The Elephant In The Room?

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The wrongful death lawsuit, in which the University of Alabama is included as a defendant, involved a student who was an under-aged drinker.

In Alabama, as the University’s student alcohol policy states, “Individuals under 21 years of age are not permitted to consume alcohol.”

The University acknowledges that:

According to the National Institute of Alcohol Abuse and Alcoholism college students face dire consequences due to high alcohol consumption. These estimates include:1,825 traditional aged college students  (between the ages of 18 and 24) die each year due to alcohol-related injuries; 696,000 are assaulted by a peer who has been drinking; 97,000 students are victims of an alcohol-related sexual assault or date rape; 400,000 students had unprotected sex, and more than 100,000 students report to being too intoxicated to know if they consented to having sex, and more than 150,000 develop an alcohol-related health problem. (2009).

At the University of Alabama, the Greek community comprises over 34 percent of its student body. Approximately 10,000 of its students are Greek affiliated.  The Greek social life is clearly one where alcohol consumption is encouraged. ( Greek students during the 2013 election for the Tuscaloosa City Board of Education were even bribed with free booze for their votes. )

The University is surrounded by bars that cater to students and seventy-four percent of its students live off-campus. Stores that sell alcohol also ring the campus.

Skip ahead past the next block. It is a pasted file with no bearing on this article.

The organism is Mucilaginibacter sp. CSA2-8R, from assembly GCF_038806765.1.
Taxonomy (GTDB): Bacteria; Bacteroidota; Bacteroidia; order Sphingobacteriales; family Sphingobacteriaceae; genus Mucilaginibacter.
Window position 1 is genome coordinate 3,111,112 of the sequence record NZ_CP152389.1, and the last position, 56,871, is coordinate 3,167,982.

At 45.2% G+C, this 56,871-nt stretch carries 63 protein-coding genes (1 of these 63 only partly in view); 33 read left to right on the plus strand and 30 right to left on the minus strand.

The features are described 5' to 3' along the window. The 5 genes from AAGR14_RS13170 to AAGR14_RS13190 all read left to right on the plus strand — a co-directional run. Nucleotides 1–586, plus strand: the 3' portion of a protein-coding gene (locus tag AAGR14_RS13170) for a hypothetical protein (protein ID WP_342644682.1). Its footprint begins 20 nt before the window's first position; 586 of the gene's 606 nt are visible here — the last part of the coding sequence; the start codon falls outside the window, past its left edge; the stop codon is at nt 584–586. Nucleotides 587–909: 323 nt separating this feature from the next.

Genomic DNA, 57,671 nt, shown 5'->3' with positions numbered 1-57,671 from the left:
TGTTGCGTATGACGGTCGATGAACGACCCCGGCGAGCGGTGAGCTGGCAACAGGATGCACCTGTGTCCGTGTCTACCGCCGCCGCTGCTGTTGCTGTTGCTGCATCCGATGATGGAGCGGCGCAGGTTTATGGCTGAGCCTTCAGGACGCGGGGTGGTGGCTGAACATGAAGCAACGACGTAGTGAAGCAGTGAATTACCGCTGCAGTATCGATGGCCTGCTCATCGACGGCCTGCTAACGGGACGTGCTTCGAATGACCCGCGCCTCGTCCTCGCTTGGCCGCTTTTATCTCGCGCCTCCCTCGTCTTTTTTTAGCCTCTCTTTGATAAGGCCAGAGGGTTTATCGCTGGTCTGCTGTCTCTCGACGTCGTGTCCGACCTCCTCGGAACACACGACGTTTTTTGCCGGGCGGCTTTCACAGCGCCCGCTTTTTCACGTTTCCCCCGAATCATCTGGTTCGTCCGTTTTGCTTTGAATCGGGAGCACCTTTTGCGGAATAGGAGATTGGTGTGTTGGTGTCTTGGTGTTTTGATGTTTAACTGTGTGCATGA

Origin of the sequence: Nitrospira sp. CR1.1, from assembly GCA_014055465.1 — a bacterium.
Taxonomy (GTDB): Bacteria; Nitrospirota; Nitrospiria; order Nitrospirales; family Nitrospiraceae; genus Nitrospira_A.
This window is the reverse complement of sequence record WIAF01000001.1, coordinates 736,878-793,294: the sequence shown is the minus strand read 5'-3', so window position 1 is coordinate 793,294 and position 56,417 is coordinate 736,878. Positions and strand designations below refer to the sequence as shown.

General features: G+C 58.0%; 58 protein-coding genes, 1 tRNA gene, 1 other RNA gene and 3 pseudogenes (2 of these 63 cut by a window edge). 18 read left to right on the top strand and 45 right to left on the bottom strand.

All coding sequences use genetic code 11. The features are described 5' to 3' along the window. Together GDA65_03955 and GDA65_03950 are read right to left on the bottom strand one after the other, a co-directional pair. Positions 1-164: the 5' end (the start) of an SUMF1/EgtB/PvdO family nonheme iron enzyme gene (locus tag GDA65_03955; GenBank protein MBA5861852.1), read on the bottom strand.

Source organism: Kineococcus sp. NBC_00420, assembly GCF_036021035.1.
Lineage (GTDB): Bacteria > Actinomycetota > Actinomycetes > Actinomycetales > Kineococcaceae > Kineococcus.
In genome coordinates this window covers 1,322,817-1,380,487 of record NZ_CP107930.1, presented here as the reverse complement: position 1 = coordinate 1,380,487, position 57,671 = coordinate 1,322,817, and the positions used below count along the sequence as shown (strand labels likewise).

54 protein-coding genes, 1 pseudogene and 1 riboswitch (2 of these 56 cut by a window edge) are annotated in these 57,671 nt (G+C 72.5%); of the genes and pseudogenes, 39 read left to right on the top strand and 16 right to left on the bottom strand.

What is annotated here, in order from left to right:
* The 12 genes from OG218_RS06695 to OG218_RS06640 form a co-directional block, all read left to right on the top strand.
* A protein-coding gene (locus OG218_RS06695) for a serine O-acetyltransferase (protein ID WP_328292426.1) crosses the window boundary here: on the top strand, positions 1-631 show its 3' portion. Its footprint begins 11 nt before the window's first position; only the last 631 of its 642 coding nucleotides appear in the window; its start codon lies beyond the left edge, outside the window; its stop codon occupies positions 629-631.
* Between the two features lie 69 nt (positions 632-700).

The elephant in the room at the University is that, like other schools that have an active social life, the consumption of alcohol by minors is rampant.

Although the University is well aware of the harm that alcohol can cause, how could it humanly possible enforce the law? It is true that University Police give tickets for traffic infractions. But the minute that police were to show up at a bar or fraternity house to monitor under-aged drinking then the Board of Trustees would probably have hell to pay.

There’s a jurisdictional issue of course. The Alabama Beverage Control Board was tasked with the inspections of bars, but the task has overwhelmed its manpower resources. The Greek mansions at the University are on property rented to the Greek organizations at a nominal cost. It might be assumed that the University Police could be brought in if there was a legitimate role for them in enforcement of alcohol laws.

The fact that under-aged drinking by University students goes on in incontestable.  Such drinking is illegal. The reputation that the University of Alabama has as a “party school” may not deserved. But in any neighborhood near Bryant Denny Stadium on a football weekend there is the redolent odor of booze floating through the air.

If the University of Alabama could somehow enforce its student policy on under-aged drinking would it be as an attractive school to those students who have a way of life in which alcohol consumption plays an important role?

For that matter, Tuscaloosa’s economy is to some extent supported by the distribution and consumption of alcohol. The student population comprises a significant part of the number of residents in Tuscaloosa. Most of the students who attend the University are younger than twenty-one years old.

Many Tuscaloosa residents at least were thankful that in the last school board election the “booze for votes” situation was not reprised. But, among both students and residents, there is a great concern about the consequences of alcohol use, particularly when date rape may be a consequence.

 

 

 

 

 

 

 

 

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